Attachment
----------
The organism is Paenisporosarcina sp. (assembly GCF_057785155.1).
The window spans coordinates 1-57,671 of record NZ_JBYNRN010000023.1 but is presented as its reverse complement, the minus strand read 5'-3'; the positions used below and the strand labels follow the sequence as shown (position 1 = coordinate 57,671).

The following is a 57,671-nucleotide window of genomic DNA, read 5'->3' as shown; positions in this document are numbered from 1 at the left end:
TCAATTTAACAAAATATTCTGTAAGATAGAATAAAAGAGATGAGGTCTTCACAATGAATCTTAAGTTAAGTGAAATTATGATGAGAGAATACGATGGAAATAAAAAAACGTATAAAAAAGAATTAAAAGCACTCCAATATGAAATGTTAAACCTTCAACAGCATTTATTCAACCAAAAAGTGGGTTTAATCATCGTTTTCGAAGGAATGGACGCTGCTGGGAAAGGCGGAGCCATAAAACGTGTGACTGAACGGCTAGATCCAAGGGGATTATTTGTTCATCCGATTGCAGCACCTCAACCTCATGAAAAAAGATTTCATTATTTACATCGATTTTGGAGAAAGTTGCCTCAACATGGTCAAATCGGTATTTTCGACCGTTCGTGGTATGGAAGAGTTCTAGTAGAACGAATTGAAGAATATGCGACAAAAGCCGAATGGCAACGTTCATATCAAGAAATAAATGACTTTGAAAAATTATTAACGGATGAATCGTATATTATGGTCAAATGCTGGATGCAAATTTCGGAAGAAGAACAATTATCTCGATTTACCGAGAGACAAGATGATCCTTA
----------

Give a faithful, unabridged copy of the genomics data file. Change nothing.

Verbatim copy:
The organism is Paenisporosarcina sp. (assembly GCF_057785155.1).
The window spans coordinates 1-57,671 of record NZ_JBYNRN010000023.1 but is presented as its reverse complement, the minus strand read 5'-3'; the positions used below and the strand labels follow the sequence as shown (position 1 = coordinate 57,671).

The following is a 57,671-nucleotide window of genomic DNA, read 5'->3' as shown; positions in this document are numbered from 1 at the left end:
TCAATTTAACAAAATATTCTGTAAGATAGAATAAAAGAGATGAGGTCTTCACAATGAATCTTAAGTTAAGTGAAATTATGATGAGAGAATACGATGGAAATAAAAAAACGTATAAAAAAGAATTAAAAGCACTCCAATATGAAATGTTAAACCTTCAACAGCATTTATTCAACCAAAAAGTGGGTTTAATCATCGTTTTCGAAGGAATGGACGCTGCTGGGAAAGGCGGAGCCATAAAACGTGTGACTGAACGGCTAGATCCAAGGGGATTATTTGTTCATCCGATTGCAGCACCTCAACCTCATGAAAAAAGATTTCATTATTTACATCGATTTTGGAGAAAGTTGCCTCAACATGGTCAAATCGGTATTTTCGACCGTTCGTGGTATGGAAGAGTTCTAGTAGAACGAATTGAAGAATATGCGACAAAAGCCGAATGGCAACGTTCATATCAAGAAATAAATGACTTTGAAAAATTATTAACGGATGAATCGTATATTATGGTCAAATGCTGGATGCAAATTTCGGAAGAAGAACAATTATCTCGATTTACCGAGAGACAAGATGATCCTTA